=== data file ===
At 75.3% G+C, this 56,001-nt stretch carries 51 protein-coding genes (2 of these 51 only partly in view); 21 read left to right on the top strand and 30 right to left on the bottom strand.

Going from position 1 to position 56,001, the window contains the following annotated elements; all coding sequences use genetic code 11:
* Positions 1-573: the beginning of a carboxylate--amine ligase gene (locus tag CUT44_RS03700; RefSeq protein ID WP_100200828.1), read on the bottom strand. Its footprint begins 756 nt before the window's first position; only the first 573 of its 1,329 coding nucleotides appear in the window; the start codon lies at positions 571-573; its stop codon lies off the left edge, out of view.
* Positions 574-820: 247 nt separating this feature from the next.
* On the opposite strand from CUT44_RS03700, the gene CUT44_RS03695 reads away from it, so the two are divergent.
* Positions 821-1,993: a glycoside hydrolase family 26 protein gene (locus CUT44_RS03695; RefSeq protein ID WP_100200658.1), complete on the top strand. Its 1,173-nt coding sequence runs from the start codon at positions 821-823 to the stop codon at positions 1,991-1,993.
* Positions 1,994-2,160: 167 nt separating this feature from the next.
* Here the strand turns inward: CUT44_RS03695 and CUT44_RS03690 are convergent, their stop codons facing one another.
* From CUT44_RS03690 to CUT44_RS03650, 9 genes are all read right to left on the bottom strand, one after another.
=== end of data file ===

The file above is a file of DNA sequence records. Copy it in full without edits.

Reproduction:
At 75.3% G+C, this 56,001-nt stretch carries 51 protein-coding genes (2 of these 51 only partly in view); 21 read left to right on the top strand and 30 right to left on the bottom strand.

Going from position 1 to position 56,001, the window contains the following annotated elements; all coding sequences use genetic code 11:
* Positions 1-573: the beginning of a carboxylate--amine ligase gene (locus tag CUT44_RS03700; RefSeq protein ID WP_100200828.1), read on the bottom strand. Its footprint begins 756 nt before the window's first position; only the first 573 of its 1,329 coding nucleotides appear in the window; the start codon lies at positions 571-573; its stop codon lies off the left edge, out of view.
* Positions 574-820: 247 nt separating this feature from the next.
* On the opposite strand from CUT44_RS03700, the gene CUT44_RS03695 reads away from it, so the two are divergent.
* Positions 821-1,993: a glycoside hydrolase family 26 protein gene (locus CUT44_RS03695; RefSeq protein ID WP_100200658.1), complete on the top strand. Its 1,173-nt coding sequence runs from the start codon at positions 821-823 to the stop codon at positions 1,991-1,993.
* Positions 1,994-2,160: 167 nt separating this feature from the next.
* Here the strand turns inward: CUT44_RS03695 and CUT44_RS03690 are convergent, their stop codons facing one another.
* From CUT44_RS03690 to CUT44_RS03650, 9 genes are all read right to left on the bottom strand, one after another.